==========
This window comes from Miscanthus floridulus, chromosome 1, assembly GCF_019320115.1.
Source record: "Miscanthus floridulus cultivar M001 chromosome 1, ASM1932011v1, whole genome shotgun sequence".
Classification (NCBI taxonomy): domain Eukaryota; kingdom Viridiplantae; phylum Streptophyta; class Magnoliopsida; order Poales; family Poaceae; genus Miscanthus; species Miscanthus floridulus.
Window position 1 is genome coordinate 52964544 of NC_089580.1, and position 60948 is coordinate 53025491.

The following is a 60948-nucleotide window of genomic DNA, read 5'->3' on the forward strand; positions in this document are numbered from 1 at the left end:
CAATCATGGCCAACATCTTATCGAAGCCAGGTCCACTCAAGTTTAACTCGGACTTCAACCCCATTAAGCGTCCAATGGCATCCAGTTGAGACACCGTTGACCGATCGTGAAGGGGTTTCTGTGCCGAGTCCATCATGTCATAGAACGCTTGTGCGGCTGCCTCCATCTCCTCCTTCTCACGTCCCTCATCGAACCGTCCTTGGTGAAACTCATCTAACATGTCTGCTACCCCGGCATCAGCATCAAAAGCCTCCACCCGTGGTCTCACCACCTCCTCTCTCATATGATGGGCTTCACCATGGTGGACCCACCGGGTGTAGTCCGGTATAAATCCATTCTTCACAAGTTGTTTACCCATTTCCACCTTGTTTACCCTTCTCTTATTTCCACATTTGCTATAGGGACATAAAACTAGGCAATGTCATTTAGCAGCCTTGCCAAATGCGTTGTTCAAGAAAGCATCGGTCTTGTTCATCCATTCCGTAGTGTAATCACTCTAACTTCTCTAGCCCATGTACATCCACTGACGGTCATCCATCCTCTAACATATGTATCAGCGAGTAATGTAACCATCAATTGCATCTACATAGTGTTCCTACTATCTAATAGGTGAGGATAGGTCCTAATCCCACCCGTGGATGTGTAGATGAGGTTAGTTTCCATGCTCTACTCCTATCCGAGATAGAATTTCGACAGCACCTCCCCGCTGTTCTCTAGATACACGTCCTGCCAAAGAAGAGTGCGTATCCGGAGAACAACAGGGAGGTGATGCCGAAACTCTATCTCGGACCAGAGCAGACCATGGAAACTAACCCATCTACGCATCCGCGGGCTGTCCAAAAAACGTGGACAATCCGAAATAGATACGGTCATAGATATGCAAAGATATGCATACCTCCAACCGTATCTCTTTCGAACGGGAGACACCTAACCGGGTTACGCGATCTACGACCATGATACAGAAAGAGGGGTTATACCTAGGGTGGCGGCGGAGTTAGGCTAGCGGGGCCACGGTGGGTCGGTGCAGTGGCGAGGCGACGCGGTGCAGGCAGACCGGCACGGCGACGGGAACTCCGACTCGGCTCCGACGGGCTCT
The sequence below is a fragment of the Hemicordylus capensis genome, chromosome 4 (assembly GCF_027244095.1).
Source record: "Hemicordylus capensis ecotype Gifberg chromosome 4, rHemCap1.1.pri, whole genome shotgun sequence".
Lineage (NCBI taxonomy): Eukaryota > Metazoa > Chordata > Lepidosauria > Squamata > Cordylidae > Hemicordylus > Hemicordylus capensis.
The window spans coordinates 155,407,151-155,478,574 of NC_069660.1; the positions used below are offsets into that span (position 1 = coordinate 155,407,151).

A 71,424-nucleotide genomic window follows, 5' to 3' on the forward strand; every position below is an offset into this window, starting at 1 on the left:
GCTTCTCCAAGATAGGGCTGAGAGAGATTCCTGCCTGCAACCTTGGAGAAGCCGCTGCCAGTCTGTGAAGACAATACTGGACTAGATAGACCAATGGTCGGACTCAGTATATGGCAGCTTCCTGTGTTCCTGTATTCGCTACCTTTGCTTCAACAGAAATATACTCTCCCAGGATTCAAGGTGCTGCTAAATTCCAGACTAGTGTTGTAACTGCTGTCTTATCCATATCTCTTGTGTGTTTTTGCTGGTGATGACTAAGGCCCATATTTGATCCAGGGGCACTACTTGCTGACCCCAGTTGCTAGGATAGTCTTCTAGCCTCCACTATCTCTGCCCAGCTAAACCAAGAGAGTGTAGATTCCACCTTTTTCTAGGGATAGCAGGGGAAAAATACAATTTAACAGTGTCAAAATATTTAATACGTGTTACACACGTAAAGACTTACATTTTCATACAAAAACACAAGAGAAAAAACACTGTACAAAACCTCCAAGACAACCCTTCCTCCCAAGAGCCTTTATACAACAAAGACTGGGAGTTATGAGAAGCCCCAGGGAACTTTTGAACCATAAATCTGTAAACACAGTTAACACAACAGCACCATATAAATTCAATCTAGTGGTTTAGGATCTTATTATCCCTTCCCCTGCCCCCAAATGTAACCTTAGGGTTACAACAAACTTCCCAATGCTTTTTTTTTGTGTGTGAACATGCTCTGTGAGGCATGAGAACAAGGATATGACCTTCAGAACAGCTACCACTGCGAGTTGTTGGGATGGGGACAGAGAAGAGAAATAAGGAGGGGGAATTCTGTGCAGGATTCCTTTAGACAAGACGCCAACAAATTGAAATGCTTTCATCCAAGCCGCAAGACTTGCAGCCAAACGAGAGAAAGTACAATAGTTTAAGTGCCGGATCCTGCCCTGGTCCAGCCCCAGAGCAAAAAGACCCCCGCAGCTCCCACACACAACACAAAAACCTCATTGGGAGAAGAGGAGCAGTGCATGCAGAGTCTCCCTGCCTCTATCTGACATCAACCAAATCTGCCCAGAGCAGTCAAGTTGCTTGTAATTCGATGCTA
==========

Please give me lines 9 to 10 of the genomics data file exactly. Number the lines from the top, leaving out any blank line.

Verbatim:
Lineage (NCBI taxonomy): Eukaryota > Metazoa > Chordata > Lepidosauria > Squamata > Cordylidae > Hemicordylus > Hemicordylus capensis.
The window spans coordinates 155,407,151-155,478,574 of NC_069660.1; the positions used below are offsets into that span (position 1 = coordinate 155,407,151).